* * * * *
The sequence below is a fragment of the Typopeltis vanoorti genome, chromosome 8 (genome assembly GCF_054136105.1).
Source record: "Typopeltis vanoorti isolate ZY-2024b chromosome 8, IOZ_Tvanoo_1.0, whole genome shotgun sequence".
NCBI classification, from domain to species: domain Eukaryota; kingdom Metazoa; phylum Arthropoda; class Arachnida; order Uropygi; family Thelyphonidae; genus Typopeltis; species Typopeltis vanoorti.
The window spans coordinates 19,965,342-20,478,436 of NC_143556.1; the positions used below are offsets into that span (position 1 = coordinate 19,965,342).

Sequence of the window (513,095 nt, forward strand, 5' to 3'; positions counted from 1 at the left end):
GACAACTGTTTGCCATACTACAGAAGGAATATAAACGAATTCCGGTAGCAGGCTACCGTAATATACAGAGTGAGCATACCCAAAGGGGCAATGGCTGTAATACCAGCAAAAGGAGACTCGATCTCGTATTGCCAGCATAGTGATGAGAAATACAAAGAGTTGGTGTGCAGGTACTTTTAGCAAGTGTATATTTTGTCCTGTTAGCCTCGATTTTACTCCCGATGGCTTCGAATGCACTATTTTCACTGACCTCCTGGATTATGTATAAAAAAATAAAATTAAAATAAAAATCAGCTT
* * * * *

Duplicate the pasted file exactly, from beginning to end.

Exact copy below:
The sequence below is a fragment of the Typopeltis vanoorti genome, chromosome 8 (genome assembly GCF_054136105.1).
Source record: "Typopeltis vanoorti isolate ZY-2024b chromosome 8, IOZ_Tvanoo_1.0, whole genome shotgun sequence".
NCBI classification, from domain to species: domain Eukaryota; kingdom Metazoa; phylum Arthropoda; class Arachnida; order Uropygi; family Thelyphonidae; genus Typopeltis; species Typopeltis vanoorti.
The window spans coordinates 19,965,342-20,478,436 of NC_143556.1; the positions used below are offsets into that span (position 1 = coordinate 19,965,342).

Sequence of the window (513,095 nt, forward strand, 5' to 3'; positions counted from 1 at the left end):
GACAACTGTTTGCCATACTACAGAAGGAATATAAACGAATTCCGGTAGCAGGCTACCGTAATATACAGAGTGAGCATACCCAAAGGGGCAATGGCTGTAATACCAGCAAAAGGAGACTCGATCTCGTATTGCCAGCATAGTGATGAGAAATACAAAGAGTTGGTGTGCAGGTACTTTTAGCAAGTGTATATTTTGTCCTGTTAGCCTCGATTTTACTCCCGATGGCTTCGAATGCACTATTTTCACTGACCTCCTGGATTATGTATAAAAAAATAAAATTAAAATAAAAATCAGCTT